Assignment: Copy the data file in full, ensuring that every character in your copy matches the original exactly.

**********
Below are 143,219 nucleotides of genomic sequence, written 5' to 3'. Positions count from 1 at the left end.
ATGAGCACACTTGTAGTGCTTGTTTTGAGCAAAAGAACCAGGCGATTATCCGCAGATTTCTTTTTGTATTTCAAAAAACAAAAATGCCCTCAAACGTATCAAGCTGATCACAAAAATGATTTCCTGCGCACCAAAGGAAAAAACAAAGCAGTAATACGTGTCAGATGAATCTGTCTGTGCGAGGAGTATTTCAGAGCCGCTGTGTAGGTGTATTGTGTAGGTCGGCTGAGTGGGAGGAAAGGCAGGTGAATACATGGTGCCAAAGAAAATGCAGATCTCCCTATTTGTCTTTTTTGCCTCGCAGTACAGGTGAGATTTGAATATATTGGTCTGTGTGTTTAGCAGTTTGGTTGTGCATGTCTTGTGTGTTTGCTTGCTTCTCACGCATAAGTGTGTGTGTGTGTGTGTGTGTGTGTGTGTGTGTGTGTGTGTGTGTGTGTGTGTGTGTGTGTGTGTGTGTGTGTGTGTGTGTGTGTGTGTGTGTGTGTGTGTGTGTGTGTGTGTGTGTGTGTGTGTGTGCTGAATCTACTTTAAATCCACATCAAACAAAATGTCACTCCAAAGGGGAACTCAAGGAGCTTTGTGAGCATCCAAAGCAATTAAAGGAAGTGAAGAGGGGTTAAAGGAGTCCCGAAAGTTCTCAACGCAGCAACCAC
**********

Below are 143,219 nucleotides of genomic sequence, written 5' to 3'. Positions count from 1 at the left end.
ATGAGCACACTTGTAGTGCTTGTTTTGAGCAAAAGAACCAGGCGATTATCCGCAGATTTCTTTTTGTATTTCAAAAAACAAAAATGCCCTCAAACGTATCAAGCTGATCACAAAAATGATTTCCTGCGCACCAAAGGAAAAAACAAAGCAGTAATACGTGTCAGATGAATCTGTCTGTGCGAGGAGTATTTCAGAGCCGCTGTGTAGGTGTATTGTGTAGGTCGGCTGAGTGGGAGGAAAGGCAGGTGAATACATGGTGCCAAAGAAAATGCAGATCTCCCTATTTGTCTTTTTTGCCTCGCAGTACAGGTGAGATTTGAATATATTGGTCTGTGTGTTTAGCAGTTTGGTTGTGCATGTCTTGTGTGTTTGCTTGCTTCTCACGCATAAGTGTGTGTGTGTGTGTGTGTGTGTGTGTGTGTGTGTGTGTGTGTGTGTGTGTGTGTGTGTGTGTGTGTGTGTGTGTGTGTGTGTGTGTGTGTGTGTGTGTGTGTGTGTGTGTGTGTGTGTGTGTGTGTGCTGAATCTACTTTAAATCCACATCAAACAAAATGTCACTCCAAAGGGGAACTCAAGGAGCTTTGTGAGCATCCAAAGCAATTAAAGGAAGTGAAGAGGGGTTAAAGGAGTCCCGAAAGTTCTCAACGCAGCAACCAC